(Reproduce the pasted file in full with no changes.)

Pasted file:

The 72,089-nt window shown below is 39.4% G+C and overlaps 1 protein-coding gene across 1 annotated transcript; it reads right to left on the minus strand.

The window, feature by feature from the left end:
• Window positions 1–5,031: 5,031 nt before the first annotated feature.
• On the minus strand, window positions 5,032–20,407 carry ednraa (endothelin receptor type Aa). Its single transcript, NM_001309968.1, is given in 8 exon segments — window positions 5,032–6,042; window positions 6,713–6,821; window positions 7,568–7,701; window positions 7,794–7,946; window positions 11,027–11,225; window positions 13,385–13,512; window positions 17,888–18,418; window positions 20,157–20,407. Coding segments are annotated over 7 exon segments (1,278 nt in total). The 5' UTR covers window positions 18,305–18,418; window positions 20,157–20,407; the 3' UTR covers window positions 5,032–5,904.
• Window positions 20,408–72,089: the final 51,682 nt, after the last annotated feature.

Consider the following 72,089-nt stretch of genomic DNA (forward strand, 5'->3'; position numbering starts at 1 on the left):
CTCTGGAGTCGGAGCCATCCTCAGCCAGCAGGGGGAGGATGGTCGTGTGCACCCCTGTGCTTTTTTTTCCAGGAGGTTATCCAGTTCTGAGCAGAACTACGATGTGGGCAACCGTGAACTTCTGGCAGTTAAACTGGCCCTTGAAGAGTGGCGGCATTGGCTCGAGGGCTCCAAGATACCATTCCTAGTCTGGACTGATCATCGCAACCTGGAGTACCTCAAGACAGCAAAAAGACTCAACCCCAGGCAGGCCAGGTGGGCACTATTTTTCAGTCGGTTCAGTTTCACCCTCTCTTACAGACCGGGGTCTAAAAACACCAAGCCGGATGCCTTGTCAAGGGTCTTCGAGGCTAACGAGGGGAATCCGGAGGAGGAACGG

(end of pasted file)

The 72,089-nt window shown below is 39.4% G+C and overlaps 1 protein-coding gene across 1 annotated transcript; it reads right to left on the minus strand.

The window, feature by feature from the left end:
• Window positions 1–5,031: 5,031 nt before the first annotated feature.
• On the minus strand, window positions 5,032–20,407 carry ednraa (endothelin receptor type Aa). Its single transcript, NM_001309968.1, is given in 8 exon segments — window positions 5,032–6,042; window positions 6,713–6,821; window positions 7,568–7,701; window positions 7,794–7,946; window positions 11,027–11,225; window positions 13,385–13,512; window positions 17,888–18,418; window positions 20,157–20,407. Coding segments are annotated over 7 exon segments (1,278 nt in total). The 5' UTR covers window positions 18,305–18,418; window positions 20,157–20,407; the 3' UTR covers window positions 5,032–5,904.
• Window positions 20,408–72,089: the final 51,682 nt, after the last annotated feature.

Consider the following 72,089-nt stretch of genomic DNA (forward strand, 5'->3'; position numbering starts at 1 on the left):
CTCTGGAGTCGGAGCCATCCTCAGCCAGCAGGGGGAGGATGGTCGTGTGCACCCCTGTGCTTTTTTTTCCAGGAGGTTATCCAGTTCTGAGCAGAACTACGATGTGGGCAACCGTGAACTTCTGGCAGTTAAACTGGCCCTTGAAGAGTGGCGGCATTGGCTCGAGGGCTCCAAGATACCATTCCTAGTCTGGACTGATCATCGCAACCTGGAGTACCTCAAGACAGCAAAAAGACTCAACCCCAGGCAGGCCAGGTGGGCACTATTTTTCAGTCGGTTCAGTTTCACCCTCTCTTACAGACCGGGGTCTAAAAACACCAAGCCGGATGCCTTGTCAAGGGTCTTCGAGGCTAACGAGGGGAATCCGGAGGAGGAACGG